“The native church formed another expression of the Creeks’, community life. During the first hard years after the war the buildings were windowless log huts daubed with clay, with stick fireplaces, earthen floors, and clapboard roofs; but in time frame buildings like those of the white man were erected. In 1878 the Tuskegee congregation near Eufaula, with a technique learned in the old communal fields, planted and tended eight acres of cotton and applied the proceeds to the building fund. On the church grounds were numerous camp houses for the storing of cooking utensils or the use of individual families, and in the summer several large brush arbors were commonly erected for holding the meetings and serving the meals; and there was a tendency to arrange these structures in the familiar form of the town square with the church building forming one side.

There was probably some conformity to denominational requirements, but in practice each congregation selected one of its own members to serve as pastor as long as he lived. Some of the Creeks formed the pleasant habit of rotating their services among four neighboring towns, each town entertaining the other three in its own church once a month. Such services usually lasted for three or four days, and during the summer there were frequent camp meetings lasting for a week or longer and bringing people together from a large area. Careful preparations were made for these meetings, and the members of the local congregation worked together in cutting the weeds, cleaning the grounds, repairing the camp houses and arbors, and sometimes painting the church. The men hunted game and killed beeves and hogs, and the women cooked great pots of food to be distributed among the various camps. The services were almost continuous throughout the day and often during the whole night, and the conduct of the worshippers was reverent and devout. They used the Creek version of the Bible; their sermons were preached in Creek, but sometimes translated into English as a courtesy to visitors; and they sang Creek translations of English hymns and, as one Creek woman expresses it, “other songs about nature; that is, the flowers, etc., that they made up.”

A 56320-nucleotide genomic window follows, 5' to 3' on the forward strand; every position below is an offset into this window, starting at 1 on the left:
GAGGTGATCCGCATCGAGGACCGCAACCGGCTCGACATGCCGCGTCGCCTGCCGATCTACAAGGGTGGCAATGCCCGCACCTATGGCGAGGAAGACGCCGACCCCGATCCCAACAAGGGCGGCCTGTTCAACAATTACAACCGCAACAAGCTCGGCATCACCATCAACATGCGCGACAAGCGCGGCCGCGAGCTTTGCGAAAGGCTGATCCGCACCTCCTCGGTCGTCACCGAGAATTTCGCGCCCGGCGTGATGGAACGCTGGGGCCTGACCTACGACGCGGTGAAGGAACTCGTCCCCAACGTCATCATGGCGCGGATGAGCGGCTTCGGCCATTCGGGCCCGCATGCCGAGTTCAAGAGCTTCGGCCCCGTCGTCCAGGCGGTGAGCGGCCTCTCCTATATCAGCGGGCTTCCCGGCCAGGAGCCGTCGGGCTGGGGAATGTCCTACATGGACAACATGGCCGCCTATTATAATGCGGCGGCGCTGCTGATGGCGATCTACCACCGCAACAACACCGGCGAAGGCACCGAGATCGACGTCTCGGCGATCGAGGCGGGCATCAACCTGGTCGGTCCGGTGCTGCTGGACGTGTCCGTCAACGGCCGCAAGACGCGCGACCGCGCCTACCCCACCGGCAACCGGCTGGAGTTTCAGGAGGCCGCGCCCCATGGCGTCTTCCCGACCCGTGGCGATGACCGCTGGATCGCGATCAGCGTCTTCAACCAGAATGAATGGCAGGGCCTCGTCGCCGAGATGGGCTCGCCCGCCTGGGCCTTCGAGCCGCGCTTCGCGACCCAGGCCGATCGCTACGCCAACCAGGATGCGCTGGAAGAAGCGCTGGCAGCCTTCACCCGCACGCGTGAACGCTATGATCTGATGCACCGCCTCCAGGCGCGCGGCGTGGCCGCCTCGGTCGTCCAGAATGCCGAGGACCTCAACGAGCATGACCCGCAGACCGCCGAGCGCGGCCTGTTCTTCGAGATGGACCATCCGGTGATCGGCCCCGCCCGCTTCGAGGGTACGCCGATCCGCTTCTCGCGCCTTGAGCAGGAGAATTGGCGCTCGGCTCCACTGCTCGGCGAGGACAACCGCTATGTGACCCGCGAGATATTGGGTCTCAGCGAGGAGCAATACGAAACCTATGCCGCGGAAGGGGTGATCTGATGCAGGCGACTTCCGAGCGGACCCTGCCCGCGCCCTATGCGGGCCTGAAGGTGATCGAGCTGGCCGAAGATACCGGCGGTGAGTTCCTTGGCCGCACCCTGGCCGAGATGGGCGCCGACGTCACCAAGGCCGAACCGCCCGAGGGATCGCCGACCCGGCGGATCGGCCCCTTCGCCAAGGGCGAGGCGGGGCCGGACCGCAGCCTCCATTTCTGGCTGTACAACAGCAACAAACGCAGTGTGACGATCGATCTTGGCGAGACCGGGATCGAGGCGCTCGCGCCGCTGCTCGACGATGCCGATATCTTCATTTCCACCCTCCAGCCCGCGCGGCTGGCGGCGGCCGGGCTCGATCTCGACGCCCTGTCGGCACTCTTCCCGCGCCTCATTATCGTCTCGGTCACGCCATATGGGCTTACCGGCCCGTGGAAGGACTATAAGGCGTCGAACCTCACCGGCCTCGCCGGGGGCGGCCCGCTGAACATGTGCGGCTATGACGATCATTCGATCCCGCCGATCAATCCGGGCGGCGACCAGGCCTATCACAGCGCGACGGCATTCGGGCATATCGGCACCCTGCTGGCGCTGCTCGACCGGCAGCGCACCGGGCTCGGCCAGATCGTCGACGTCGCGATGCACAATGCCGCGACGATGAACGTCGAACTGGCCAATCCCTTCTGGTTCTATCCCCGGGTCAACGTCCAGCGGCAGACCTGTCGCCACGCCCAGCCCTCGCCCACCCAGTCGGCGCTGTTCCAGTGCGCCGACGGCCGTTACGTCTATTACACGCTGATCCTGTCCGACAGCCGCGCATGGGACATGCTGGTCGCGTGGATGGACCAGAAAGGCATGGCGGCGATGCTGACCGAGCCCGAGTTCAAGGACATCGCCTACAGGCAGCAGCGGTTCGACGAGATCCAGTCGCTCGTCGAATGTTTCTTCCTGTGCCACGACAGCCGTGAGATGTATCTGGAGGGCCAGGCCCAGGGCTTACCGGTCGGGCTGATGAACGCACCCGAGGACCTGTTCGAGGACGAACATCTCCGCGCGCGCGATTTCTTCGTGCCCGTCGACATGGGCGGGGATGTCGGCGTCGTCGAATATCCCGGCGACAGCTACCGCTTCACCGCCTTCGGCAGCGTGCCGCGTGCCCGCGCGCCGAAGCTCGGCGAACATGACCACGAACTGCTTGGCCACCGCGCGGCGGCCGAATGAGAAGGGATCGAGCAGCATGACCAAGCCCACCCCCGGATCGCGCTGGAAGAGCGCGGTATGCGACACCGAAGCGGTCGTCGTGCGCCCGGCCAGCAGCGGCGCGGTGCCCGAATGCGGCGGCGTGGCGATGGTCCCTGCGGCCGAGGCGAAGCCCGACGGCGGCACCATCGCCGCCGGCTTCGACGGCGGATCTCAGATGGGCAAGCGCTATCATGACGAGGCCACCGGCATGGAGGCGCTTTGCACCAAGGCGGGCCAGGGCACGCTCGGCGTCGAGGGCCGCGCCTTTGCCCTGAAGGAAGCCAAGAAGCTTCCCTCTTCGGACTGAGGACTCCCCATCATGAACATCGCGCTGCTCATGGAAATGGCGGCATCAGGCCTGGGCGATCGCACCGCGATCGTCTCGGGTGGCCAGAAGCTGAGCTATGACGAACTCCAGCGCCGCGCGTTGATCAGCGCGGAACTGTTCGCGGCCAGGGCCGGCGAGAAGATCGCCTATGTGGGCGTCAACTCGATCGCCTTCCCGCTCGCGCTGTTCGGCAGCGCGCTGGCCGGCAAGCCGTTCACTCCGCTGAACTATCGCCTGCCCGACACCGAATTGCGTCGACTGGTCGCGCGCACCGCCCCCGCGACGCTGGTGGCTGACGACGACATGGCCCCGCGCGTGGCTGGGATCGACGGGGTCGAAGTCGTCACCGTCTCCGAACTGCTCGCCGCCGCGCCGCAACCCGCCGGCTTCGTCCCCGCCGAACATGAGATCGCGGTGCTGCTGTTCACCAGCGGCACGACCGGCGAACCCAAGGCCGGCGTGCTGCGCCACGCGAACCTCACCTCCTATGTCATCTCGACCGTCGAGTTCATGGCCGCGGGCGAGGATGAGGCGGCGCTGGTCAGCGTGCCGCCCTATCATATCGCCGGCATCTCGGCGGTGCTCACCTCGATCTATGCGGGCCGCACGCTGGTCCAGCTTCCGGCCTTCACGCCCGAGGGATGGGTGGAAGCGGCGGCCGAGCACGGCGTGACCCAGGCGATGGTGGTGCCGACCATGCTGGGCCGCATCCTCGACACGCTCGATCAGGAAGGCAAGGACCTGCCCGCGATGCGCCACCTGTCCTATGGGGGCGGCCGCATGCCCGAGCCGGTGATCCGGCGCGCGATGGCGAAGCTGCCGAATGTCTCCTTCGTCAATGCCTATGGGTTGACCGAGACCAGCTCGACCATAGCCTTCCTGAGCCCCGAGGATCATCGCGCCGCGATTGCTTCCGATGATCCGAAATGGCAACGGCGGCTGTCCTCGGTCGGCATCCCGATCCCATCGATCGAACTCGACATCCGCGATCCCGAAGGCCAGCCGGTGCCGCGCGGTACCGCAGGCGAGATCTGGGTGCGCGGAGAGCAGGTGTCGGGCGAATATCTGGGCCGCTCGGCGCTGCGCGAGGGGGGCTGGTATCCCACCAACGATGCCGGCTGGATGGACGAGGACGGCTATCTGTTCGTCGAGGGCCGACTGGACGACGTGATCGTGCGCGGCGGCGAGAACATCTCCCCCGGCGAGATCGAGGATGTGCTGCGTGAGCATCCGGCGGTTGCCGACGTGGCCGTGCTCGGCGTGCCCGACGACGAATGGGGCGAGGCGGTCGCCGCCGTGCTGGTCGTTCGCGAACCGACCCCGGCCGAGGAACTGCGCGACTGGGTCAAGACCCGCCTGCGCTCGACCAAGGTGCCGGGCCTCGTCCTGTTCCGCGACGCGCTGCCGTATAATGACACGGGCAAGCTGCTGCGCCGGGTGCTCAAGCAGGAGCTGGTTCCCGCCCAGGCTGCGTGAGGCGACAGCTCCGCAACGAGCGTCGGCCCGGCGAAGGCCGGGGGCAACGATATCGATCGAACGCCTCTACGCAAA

The Creeks had found in Christianity a means of expressing the strong community ties, the moral aspiration, the mystic communion with nature, the deep sense of reverence that had once been expressed by the native ceremonials. Even its forms were native: the arrangement and care of the church grounds, the feasting, the camping, the community labors, the continuous day and night services.”

Why does this account make my heart leap?

1. It was Christianity embraced by the Creek, practiced and lead by their own pastors, elders, traditions, and leaders.
2. Preaching, singing, and teaching, were in their own language.
3. Though I am sure they love white people, and other Christians, they were not asked, nor forced to embrace the white man’s culture, only our common faith in the Lord Jesus Christ. They had Bibles, and songs in their own language and ways.
4. It is a beautiful expression of community, as each village celebrated and worshipped with other villages, in love.
5. They required no financial support from white churches. They planted their own cotton, built their own buildings, and led themselves.

I would have loved to hear a translated message from some of these pastors on topics like: love, respect for elders, community, faith, hearing God in creation, and discerning vision.

I’m sure they could teach me a few things.

Red men and women are being visited personally by Jesus, in this generation. Many are having open visions of heaven, the glory of God, and deep revelations as to the times and seasons of America, that we, the traditional church, desperately need to embrace, and walk with them in.

Mt 13:15 For this people’s heart is waxed gross, and their ears are dull of hearing, and their eyes they have closed; lest at any time they should see with their eyes, and hear with their ears, and should understand with their heart, and should be converted, and I should heal them.
Mt 13:16 But blessed are your eyes, for they see: and your ears, for they hear.

Let’s Pray:
‘Father, wash our hearts, unstop our ears, cause the scales to fall from our eyes, that we might truly hear with our ears what You are saying, see Your heart, plan, and purposes You wish us to walk in and unfold, and give us hearts to obey, in humility and love, free from pride that blinds and binds, that we might be agents of healing, restoration, change, reconciliation, wisdom, power, and peacemakers to this generation. We humble ourselves and ask in sincerity and truth, in Your name Lord Jesus, Amen’